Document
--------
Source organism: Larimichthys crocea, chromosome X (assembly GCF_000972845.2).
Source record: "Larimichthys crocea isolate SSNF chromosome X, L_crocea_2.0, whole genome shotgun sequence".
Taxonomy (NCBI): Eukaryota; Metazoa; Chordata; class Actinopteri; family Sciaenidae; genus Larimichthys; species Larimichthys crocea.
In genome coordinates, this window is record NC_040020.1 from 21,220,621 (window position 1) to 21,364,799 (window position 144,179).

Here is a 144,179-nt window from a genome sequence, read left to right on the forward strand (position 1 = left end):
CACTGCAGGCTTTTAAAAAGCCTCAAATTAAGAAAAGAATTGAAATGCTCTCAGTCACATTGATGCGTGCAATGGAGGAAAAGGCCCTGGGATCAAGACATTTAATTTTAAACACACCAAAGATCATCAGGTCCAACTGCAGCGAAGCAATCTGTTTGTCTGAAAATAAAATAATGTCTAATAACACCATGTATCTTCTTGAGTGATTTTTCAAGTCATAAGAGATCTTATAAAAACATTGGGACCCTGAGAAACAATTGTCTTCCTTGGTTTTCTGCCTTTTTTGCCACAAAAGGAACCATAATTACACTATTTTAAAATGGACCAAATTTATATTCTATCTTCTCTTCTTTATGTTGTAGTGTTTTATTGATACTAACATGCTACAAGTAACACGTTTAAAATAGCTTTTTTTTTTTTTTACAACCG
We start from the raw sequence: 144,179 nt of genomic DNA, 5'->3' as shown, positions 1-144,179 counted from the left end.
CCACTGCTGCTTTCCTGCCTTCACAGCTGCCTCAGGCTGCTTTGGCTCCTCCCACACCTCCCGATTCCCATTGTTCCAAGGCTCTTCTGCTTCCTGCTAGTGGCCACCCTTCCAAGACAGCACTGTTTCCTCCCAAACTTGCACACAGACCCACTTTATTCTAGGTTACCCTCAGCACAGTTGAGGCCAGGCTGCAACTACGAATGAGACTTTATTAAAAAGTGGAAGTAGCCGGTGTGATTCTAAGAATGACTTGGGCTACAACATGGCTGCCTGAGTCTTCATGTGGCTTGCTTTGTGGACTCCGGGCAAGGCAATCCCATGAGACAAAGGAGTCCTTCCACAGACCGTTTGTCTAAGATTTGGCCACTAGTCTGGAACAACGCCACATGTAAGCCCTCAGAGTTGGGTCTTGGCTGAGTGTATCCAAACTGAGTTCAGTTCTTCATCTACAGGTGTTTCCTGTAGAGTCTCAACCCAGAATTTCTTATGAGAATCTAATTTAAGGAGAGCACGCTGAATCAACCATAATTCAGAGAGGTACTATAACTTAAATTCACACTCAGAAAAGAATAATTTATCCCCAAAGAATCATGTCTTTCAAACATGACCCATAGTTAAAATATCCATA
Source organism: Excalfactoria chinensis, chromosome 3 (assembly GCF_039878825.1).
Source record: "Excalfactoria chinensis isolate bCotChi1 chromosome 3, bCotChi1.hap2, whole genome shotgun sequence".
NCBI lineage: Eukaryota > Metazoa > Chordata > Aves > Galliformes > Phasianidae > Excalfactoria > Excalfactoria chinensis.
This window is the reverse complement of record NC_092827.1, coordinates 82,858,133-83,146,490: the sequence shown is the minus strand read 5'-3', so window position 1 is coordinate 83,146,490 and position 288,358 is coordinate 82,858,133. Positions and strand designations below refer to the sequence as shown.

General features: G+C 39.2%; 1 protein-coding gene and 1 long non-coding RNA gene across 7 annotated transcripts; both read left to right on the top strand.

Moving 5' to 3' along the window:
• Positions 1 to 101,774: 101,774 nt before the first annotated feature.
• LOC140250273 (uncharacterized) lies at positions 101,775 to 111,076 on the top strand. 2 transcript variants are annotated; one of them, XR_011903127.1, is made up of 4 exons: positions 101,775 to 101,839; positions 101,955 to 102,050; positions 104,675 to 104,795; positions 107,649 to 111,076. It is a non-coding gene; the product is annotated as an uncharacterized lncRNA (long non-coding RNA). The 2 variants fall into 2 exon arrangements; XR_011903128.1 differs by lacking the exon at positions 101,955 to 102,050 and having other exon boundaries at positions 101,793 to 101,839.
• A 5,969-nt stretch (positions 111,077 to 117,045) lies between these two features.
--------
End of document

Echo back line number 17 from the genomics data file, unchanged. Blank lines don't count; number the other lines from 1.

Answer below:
• A 5,969-nt stretch (positions 111,077 to 117,045) lies between these two features.